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Ross Peterson

Another work made with particular sensitivity to the character of specific pieces of wood is Charleen’s Bench by Ross Peterson of Hanover, Minnesota. Attentive to the curve in a fine walnut plank, Peterson let it generate the bench’s design, and the result is a fully realized work of functional sculpture. The progression of its three separate elements—from the dark wenge slabs of the legs through the connectors of pale figured maple to the walnut of the seat—clearly articulates the musical logic of its structure. Peterson’s design for his music stands reads the same way, as a sequence of musical passages. Sheet music rests against pieces of rare figured woods that have been resawn (i.e., split in half, so that they read like Rorschach blots) and spread open like the wings of exotic butterflies. Peterson has made at least 30 of these stands, no two alike. One of them was purchased by the U.S. State Department as a gift to the Ambassador of Japan.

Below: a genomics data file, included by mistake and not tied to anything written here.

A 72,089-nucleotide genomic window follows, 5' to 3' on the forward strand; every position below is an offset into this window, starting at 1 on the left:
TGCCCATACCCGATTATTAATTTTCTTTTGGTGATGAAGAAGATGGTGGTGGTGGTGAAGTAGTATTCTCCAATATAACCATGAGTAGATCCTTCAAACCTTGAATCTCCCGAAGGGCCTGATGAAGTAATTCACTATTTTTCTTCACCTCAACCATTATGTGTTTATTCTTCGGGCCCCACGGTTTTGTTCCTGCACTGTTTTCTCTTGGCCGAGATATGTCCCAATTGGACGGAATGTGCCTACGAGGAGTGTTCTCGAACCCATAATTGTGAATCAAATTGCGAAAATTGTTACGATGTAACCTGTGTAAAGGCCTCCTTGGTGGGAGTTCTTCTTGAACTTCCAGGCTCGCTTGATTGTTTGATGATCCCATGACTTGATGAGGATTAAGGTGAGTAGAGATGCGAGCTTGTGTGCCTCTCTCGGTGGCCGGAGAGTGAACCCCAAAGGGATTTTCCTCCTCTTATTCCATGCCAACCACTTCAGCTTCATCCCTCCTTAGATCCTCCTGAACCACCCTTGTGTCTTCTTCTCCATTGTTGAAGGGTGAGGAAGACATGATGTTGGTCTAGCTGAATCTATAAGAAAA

— From Glenn Gordon's essay, Sculpture Designed to be Used.

  • Ross Peterson, Charleen's Bench
    Charleen’s Bench, 2002. Walnut, wenge, and tiger maple. 17" H x 45" W x 16" D.
  • Charleen’s Bench
    Charleen’s Bench
  • Charleen’s Bench
    Charleen’s Bench